Tag Archive for rear-end collision

San Diego bike rider gravely injured, waking the two-wheeled giant of LA politics, and biking to school in the rain

It’s the last ten days of the 7th Annual BikinginLA Holiday Fund Drive

Thanks to Michael W and Dan W — no relation — for their generous donations to help keep SoCal’s best bike news and advocacy coming your way every day. 

I often ask you to support other people and causes throughout the year. But this is the only time all year I actively ask for your financial support for this site. 

So take a moment now to give now via PayPal, or with Zelle to ted @ bikinginla.com.

Any amount, no matter how large or small, is truly and deeply appreciated.

It’s okay, we’ll wait. 

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Bad news from San Diego.

A 51-year old man suffered life-threatening injuries when a driver rear-ended his bicycle, after he allegedly left a bike lane and veered into traffic, although it’s possible he may have been trying to make a left turn.

The crash occurred around 5 pm Monday in the 5900 block of University Ave in the Redwood Village neighborhood.

Sadly, police said the victim is not expected to survive.

Let’s hope they’re wrong.

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As Streetsblog’s Joe Linton makes clear, Southern California “rarely misses an opportunity to miss an opportunity when it comes to bike lanes.”

Including bike lanes already been approved by Metro, Los Angeles and/or Caltrans, but never installed.

Even when the cost is nothing more than a few cans of paint.

Recently, there has been a frustratingly continuous drumbeat of planned bikeways being left off of large-scale southern California construction projects.

There are a host of reasons for the omissions. Numerous agencies are involved, though it’s mostly Metro, Caltrans, and L.A. City Public Works Department bureaus. The effect is the same: missed opportunities for interconnected facilities that would move the southland closer to becoming a safe and convenient place to get around by bike.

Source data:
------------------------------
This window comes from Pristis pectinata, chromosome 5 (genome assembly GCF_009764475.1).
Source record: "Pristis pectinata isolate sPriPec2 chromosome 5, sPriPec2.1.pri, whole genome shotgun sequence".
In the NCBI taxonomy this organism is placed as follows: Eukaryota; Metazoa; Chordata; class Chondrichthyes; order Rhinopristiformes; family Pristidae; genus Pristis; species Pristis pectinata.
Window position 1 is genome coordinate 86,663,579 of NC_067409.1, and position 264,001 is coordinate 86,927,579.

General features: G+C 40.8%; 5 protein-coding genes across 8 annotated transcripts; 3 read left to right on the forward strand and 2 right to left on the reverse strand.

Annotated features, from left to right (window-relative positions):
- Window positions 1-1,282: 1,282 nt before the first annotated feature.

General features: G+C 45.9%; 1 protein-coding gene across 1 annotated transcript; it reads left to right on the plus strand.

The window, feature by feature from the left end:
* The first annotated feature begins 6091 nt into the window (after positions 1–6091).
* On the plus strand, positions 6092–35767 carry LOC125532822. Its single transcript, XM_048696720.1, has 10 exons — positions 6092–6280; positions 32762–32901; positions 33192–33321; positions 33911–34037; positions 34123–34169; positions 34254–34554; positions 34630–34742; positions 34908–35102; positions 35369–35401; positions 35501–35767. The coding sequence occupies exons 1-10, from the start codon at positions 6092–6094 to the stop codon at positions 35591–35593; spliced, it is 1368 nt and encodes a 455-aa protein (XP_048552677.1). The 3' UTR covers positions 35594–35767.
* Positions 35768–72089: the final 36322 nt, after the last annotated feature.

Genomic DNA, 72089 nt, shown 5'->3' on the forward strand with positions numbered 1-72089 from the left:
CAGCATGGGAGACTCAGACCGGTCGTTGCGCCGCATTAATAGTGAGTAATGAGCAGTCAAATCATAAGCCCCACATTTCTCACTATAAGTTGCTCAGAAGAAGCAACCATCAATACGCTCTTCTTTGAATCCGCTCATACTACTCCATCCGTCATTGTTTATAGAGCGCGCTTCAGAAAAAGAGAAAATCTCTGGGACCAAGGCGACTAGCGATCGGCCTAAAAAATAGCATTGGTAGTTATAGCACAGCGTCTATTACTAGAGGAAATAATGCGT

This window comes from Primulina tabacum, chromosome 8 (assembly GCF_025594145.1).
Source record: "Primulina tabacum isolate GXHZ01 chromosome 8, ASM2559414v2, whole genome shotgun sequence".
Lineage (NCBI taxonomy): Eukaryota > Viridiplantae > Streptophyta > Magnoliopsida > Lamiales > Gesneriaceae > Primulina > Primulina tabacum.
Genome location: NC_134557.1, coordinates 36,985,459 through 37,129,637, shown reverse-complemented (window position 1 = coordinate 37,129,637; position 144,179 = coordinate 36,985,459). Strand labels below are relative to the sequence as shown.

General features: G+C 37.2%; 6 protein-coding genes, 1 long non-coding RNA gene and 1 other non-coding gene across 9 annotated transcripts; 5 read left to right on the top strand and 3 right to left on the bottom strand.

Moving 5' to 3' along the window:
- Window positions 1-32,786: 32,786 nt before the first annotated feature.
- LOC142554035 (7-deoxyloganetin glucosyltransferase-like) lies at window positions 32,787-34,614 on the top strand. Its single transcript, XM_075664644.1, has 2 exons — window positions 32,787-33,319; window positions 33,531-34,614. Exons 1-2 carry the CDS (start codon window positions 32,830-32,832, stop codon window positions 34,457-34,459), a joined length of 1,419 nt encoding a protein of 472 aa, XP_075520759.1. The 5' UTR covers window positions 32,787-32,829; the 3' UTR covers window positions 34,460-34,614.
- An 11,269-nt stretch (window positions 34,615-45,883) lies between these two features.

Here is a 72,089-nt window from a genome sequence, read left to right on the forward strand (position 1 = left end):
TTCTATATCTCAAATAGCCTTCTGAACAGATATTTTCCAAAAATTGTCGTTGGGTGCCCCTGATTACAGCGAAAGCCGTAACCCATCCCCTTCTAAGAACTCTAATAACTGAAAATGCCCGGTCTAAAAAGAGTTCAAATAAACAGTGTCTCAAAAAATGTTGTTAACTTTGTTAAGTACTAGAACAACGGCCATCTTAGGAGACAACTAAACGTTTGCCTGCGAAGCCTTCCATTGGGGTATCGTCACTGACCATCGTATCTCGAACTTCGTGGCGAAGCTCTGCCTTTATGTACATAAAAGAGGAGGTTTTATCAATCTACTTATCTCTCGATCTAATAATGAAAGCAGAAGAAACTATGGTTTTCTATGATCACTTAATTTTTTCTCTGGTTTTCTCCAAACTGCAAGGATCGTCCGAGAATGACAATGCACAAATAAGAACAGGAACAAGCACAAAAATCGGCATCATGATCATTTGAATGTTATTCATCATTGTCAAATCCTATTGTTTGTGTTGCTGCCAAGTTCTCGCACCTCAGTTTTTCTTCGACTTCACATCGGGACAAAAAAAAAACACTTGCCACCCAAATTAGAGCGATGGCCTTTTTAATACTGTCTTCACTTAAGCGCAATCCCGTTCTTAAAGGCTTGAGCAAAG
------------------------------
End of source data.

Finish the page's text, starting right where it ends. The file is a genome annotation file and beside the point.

He goes on to cite a long list of recent projects where previously approved bike lanes were either downgraded or omitted entirely.

From the infamous Northvale Gap in the E Line — nee Expo — bike path, to the upcoming Van Nuys Blvd light rail project, which was supposed to include nine-miles of bike lanes along the rail route, but will now preserve that road space for cars.

And that doesn’t include countless other bike lanes that government officials have already committed to, but which have been unceremoniously shelved, often with little or no fanfare.

Here’s Linton again.

What is exasperating is that agencies already have approved bike plans – often the result of a great deal of advocacy pressure from cyclists. L.A. City adopted its Mobility Plan in 2015. Metro approved its Complete Streets Policy in 2014 (and received national recognition for it.) That policy builds on Metro’s 2014 First/Last Mile Strategic Plan. Even Caltrans recently released its own Statewide Complete Streets Policy.

Bike riders press to get bikeway facilities included during project planning processes, often to be told that there just isn’t space or funding or staffing or something-or-other for bikeways. Then, even when agencies (often reluctantly) approve bikeways as part of larger plans, they are dropped in full or in part during construction – as if bicycling is just not a valid way to get around, and as if the safety of bicyclists just isn’t quite worth following through on.

The bottom line, though, is that crap like this only happens because we let them get away with it.

As I’ve stressed before, the bicycling community is the sleeping giant of Los Angeles politics.

Don’t believe me?